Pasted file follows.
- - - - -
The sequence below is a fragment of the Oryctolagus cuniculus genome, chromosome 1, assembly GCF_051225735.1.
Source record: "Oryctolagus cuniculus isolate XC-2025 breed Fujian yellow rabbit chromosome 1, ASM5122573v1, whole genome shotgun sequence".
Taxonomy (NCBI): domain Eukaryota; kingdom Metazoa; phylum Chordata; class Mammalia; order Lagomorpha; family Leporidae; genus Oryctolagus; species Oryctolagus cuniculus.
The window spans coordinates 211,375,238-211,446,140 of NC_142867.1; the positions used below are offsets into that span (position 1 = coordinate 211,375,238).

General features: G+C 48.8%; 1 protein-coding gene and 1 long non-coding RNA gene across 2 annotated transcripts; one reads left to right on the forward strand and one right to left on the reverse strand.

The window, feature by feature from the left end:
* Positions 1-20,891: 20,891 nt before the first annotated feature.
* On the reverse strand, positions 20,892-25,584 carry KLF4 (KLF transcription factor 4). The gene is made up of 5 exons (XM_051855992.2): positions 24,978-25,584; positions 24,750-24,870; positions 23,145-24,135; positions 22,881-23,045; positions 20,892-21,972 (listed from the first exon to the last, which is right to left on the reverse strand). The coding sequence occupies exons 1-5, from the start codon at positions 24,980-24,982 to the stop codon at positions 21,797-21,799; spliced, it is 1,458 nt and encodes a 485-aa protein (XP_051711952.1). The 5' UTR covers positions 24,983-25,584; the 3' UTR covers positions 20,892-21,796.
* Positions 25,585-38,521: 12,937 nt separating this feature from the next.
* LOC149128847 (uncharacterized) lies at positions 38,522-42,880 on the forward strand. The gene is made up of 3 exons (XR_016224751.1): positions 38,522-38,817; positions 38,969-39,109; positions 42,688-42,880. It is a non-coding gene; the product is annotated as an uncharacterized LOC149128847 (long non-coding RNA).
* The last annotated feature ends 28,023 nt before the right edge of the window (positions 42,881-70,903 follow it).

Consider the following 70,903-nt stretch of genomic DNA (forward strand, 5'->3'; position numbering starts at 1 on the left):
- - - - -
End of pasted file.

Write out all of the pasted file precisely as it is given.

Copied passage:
The sequence below is a fragment of the Oryctolagus cuniculus genome, chromosome 1, assembly GCF_051225735.1.
Source record: "Oryctolagus cuniculus isolate XC-2025 breed Fujian yellow rabbit chromosome 1, ASM5122573v1, whole genome shotgun sequence".
Taxonomy (NCBI): domain Eukaryota; kingdom Metazoa; phylum Chordata; class Mammalia; order Lagomorpha; family Leporidae; genus Oryctolagus; species Oryctolagus cuniculus.
The window spans coordinates 211,375,238-211,446,140 of NC_142867.1; the positions used below are offsets into that span (position 1 = coordinate 211,375,238).

General features: G+C 48.8%; 1 protein-coding gene and 1 long non-coding RNA gene across 2 annotated transcripts; one reads left to right on the forward strand and one right to left on the reverse strand.

The window, feature by feature from the left end:
* Positions 1-20,891: 20,891 nt before the first annotated feature.
* On the reverse strand, positions 20,892-25,584 carry KLF4 (KLF transcription factor 4). The gene is made up of 5 exons (XM_051855992.2): positions 24,978-25,584; positions 24,750-24,870; positions 23,145-24,135; positions 22,881-23,045; positions 20,892-21,972 (listed from the first exon to the last, which is right to left on the reverse strand). The coding sequence occupies exons 1-5, from the start codon at positions 24,980-24,982 to the stop codon at positions 21,797-21,799; spliced, it is 1,458 nt and encodes a 485-aa protein (XP_051711952.1). The 5' UTR covers positions 24,983-25,584; the 3' UTR covers positions 20,892-21,796.
* Positions 25,585-38,521: 12,937 nt separating this feature from the next.
* LOC149128847 (uncharacterized) lies at positions 38,522-42,880 on the forward strand. The gene is made up of 3 exons (XR_016224751.1): positions 38,522-38,817; positions 38,969-39,109; positions 42,688-42,880. It is a non-coding gene; the product is annotated as an uncharacterized LOC149128847 (long non-coding RNA).
* The last annotated feature ends 28,023 nt before the right edge of the window (positions 42,881-70,903 follow it).

Consider the following 70,903-nt stretch of genomic DNA (forward strand, 5'->3'; position numbering starts at 1 on the left):